Friday, February 24, 2006

Season of the (NO) SnōShū, weekend #9
Greylock 4.5 & 8 mi Snowshoe Races - POSTPONED
Saturday, February 25, 2006

Greylock Snowshoe races info

The Curse of the No SnōShū continues... word came down last night that the Greylock races scheduled for Saturday have been postponed, as has Sunday's already postponed Curly's Record Run. No great surprise - there's NO SNOW. But we are supposed to get a little bit in the next few days, and maybe we'll have a few good storms that will allow some of these postponed races to be run in March.

On the positive side, now I can take the cane class that Mr. Stalloch is teaching tomorrow morning at the Albany location. And with luck, in between grading papers this weekend I can get out for either a long run or a snowshoe run. (And practice katas... two weeks until the black belt testing...)


2006 racing totals
snowshoe – 3 miles, 59.5 min
running – 7.1 miles, 1 hr 17 min
riding - 12.4 miles, 1 hr 1 min

Tuesday, February 21, 2006

Black Creek Park DIDN'T Kick My Butt
10 mile trail run
Monday, February 20, 2006

Black Creek Park info

Black Creek Park is fairly close to Ann's house, and is one of the nicest of the Monroe County Parks. In the summer the trails are fairly busy with walkers; in the winter they see a lot of use for XC skiing. The trails are a mix of woods and fields.

Black Creek has also typically kicked my butt every time I've run there. Admittedly, the 5 mile loop that covers the park perimeter should have been challenging back when I was typically running maximum distances of 5-6 miles, but last summer I did an out-and back perimeter run (run most of the perimeter one way, then turn and go back the other way) and the heat and humidity clobbered me. So in some ways, as much as I like Black Creek, it's something of a running nemesis for me.

Yesterday I set out to do the same perimeter out-and-back, confident that the heat and humidity wouldn't be a problem (windchill, on the other hand, was a concern... so I packed a variety of gloves and headgear.) The trails were nice - some mud, some ice, but lots of fun to run. Didn't see too many people - always a plus. The last half hour was challenging, just because I've been a lazy slug for 2 weeks and only run once (so a 2 1/4 hour run was challenging!) But much of the run felt pretty darn good and I can honestly say that, for once, Black Creek did not kick my butt!

Of course, the Greylock 8 mile snowshoe race on Saturday will be another story... if it happens (I'm not holding out much hope for that.)

In any case, it's definitely time to start extending my long distances and building my medium distance (12-15 miles) base... Nipmuck is only 3 1/2 months away!


Wednesday, February 15, 2006

Season of the (NO) SnōShū, weekends #7 & #8

Brave the Blizzard/Bummer No Blizzard
3.5mi Trail Race (MISSED)
Saturday, February 11, 2006

Camp Saratoga 8K Snowshoe Race - CANCELLED
Saturday, February 18, 2006

I passed on running the Brave the Blizzard 3.5 mile trail race because (1) we had a busy Saturday at the karate school, between classes in the morning and the Family Activity Day at Latham Circle Mall in the late morning & afternoon, and (2) I run those trails all the time. It sounds like they had a good time, but I still think my morning was better spent at karate.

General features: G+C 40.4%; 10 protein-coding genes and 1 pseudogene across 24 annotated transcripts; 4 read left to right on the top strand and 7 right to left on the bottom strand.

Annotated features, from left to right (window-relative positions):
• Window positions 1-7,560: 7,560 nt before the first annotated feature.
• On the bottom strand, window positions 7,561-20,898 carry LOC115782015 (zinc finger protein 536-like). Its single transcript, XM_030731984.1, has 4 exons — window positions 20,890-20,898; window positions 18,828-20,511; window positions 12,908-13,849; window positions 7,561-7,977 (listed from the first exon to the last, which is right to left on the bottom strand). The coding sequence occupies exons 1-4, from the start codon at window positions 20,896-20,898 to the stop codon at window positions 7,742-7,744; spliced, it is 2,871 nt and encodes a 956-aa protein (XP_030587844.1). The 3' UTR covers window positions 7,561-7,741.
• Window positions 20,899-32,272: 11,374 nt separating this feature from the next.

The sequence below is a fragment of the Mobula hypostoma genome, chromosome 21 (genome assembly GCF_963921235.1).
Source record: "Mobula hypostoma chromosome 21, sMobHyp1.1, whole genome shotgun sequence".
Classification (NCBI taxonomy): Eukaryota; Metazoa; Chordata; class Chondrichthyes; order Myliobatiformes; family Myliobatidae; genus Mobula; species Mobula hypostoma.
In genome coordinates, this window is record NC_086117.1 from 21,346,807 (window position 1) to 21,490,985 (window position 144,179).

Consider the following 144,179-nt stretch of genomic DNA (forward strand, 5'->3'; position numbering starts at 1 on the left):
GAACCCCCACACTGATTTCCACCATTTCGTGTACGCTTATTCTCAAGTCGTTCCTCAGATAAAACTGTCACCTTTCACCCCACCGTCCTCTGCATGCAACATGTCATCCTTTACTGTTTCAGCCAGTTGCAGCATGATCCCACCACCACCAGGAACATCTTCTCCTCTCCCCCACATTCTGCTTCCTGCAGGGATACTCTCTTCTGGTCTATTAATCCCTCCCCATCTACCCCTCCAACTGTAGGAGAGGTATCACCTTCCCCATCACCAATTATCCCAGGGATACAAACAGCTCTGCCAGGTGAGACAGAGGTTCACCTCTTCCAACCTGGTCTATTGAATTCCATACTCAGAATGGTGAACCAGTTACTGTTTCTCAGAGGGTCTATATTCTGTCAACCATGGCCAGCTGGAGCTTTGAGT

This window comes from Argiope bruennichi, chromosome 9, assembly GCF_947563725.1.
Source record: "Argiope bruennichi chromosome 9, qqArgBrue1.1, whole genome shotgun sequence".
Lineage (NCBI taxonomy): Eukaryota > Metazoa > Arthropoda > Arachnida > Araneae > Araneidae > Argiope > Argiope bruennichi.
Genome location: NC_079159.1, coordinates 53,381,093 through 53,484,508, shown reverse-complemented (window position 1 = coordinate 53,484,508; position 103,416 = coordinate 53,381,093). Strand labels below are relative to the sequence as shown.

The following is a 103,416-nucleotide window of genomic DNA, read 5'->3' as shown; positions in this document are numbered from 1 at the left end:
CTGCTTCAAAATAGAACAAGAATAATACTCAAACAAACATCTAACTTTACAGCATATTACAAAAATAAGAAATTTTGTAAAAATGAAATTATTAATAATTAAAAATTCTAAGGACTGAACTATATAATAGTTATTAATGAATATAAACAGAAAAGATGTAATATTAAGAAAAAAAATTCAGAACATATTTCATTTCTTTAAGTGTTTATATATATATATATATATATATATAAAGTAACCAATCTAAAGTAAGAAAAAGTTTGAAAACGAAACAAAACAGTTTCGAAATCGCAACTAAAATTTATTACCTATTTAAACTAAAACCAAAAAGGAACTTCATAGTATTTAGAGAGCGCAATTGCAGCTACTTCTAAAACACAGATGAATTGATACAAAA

Just got word that the Camp Saratoga 8k race has been cancelled because the trails are wall-to-wall ice. Oh, well. The Curse of the No SnōShū continues...

We'll just have to wait and see if the Greylock Snowshoe Races happen next weekend... I'm hoping I can get in some time on the snowshoes this weekend out in Rochester, since running an 8 mile race in them could be fairly painful otherwise...


2006 racing totals
snowshoe – 3 miles, 59.5 min
running – 7.1 miles, 1 hr 17 min
riding - 12.4 miles, 1 hr 1 min

Sunday, February 12, 2006

Karate Demonstration
Clear Channel Communications Family Activity Day
Latham Circle Mall
Saturday, February 11, 2006

This was well worth doing... the students got VERY excited about being in the demo. (It's been so long since we've done one, I think we had forgotten how much they enjoy them sometimes!) We had 18 students participating, as well as 5 instructors, and there was a decent-sized crowd watching (so maybe we'll get some new students to boot...)

After Master Hillicoss did a brief intro to the school, the students ran through some stretching, punches, kicks, and blocks. Then came katas - lots of katas, including two black belt forms.

And then came my moment of "fun" - being Master Hillicoss' partner as he demonstrated a variety of self defense techniques. I'm VERY glad the organizers insisted that we bring along a mat! It did seem like some of the parents took far too much pleasure in seeing me get beat up!

Then we had breaks, breaks, and more breaks. Two of my students (a green belt and a purple belt) did their first board breaks. The big finale was meditation breaks - first Miss Moller relaxed on a bed of nails and had two patio blocks smashed on her chest with a sledgehammer, and then Master Hillicoss walked across a tray of broken glass, smashing 6 patio blocks at once along the way.

After that we wrapped everything up and manned the booth we'd rented... Master Hillicoss said they talked to lots of folks all afternoon, so we may indeed get some new students from this. Regardless, the students got excited and had a great time - and that's the most important point by far!


Friday, February 10, 2006

No Short Sleeves Today!
5-6 mile trail run at
Five Rivers Environmental Education Center
Iaido class
Friday, February 10, 2006

I'm glad I enjoyed the warm weather while it lasted, because seasonable temperatures have definitely returned! On the plus side, maybe we'll get some snow and the last few snowshoe races will be, well, snowshoe races.

After spending much of the week inactive (practiced katas and self-defense for a while on Monday, and taught classes Wednesday and Thursday... but no running or biking since Sunday) I managed to get out for a short run at Five Rivers Environmental Education Center, a nature preserve/education center that takes its name from the 5 major rivers that flow into this area (the Hudson, Mohawk, Sacandaga, Schoharie, and Hoosick rivers, to be exact.) The trails there are pretty nice, though in good weather I sometimes find them a bit crowded (it seems to be a popular place to walk.) Today I saw very few people. The terrain was challenging at times - the mud from the warm weather has frozen, leaving behind a crunchy unstable surface. But that was no big deal. Saw a flock of turkeys while running on the Wild Turkey Trail (they seemed less enthused to see me than I was to see them) but my favorite part is running along the Vloman Kill - the trail runs along both sides, through essentially a pine forest, so with the pines above and the water running in the stream its very peaceful and very scenic. The ice made some really cool patterns on the water as well. All in all, a very good run.